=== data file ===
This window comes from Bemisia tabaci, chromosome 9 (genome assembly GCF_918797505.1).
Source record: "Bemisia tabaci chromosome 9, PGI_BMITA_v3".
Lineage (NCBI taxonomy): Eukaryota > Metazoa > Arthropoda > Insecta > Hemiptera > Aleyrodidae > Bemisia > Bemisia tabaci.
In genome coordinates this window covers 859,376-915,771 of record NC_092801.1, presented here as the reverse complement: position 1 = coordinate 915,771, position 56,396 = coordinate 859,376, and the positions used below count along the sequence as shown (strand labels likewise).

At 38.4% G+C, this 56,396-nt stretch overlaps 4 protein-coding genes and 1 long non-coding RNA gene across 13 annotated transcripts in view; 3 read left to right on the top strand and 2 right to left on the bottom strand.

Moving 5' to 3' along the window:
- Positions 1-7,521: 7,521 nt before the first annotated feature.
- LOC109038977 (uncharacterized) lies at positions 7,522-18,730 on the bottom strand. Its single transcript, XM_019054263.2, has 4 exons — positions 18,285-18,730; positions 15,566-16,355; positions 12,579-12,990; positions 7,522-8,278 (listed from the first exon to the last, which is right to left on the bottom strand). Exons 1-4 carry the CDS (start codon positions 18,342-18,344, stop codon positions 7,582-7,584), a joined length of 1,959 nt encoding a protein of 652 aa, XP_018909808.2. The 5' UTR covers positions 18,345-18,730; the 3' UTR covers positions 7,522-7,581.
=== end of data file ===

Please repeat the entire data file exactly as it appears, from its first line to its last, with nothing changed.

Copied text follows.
This window comes from Bemisia tabaci, chromosome 9 (genome assembly GCF_918797505.1).
Source record: "Bemisia tabaci chromosome 9, PGI_BMITA_v3".
Lineage (NCBI taxonomy): Eukaryota > Metazoa > Arthropoda > Insecta > Hemiptera > Aleyrodidae > Bemisia > Bemisia tabaci.
In genome coordinates this window covers 859,376-915,771 of record NC_092801.1, presented here as the reverse complement: position 1 = coordinate 915,771, position 56,396 = coordinate 859,376, and the positions used below count along the sequence as shown (strand labels likewise).

At 38.4% G+C, this 56,396-nt stretch overlaps 4 protein-coding genes and 1 long non-coding RNA gene across 13 annotated transcripts in view; 3 read left to right on the top strand and 2 right to left on the bottom strand.

Moving 5' to 3' along the window:
- Positions 1-7,521: 7,521 nt before the first annotated feature.
- LOC109038977 (uncharacterized) lies at positions 7,522-18,730 on the bottom strand. Its single transcript, XM_019054263.2, has 4 exons — positions 18,285-18,730; positions 15,566-16,355; positions 12,579-12,990; positions 7,522-8,278 (listed from the first exon to the last, which is right to left on the bottom strand). Exons 1-4 carry the CDS (start codon positions 18,342-18,344, stop codon positions 7,582-7,584), a joined length of 1,959 nt encoding a protein of 652 aa, XP_018909808.2. The 5' UTR covers positions 18,345-18,730; the 3' UTR covers positions 7,522-7,581.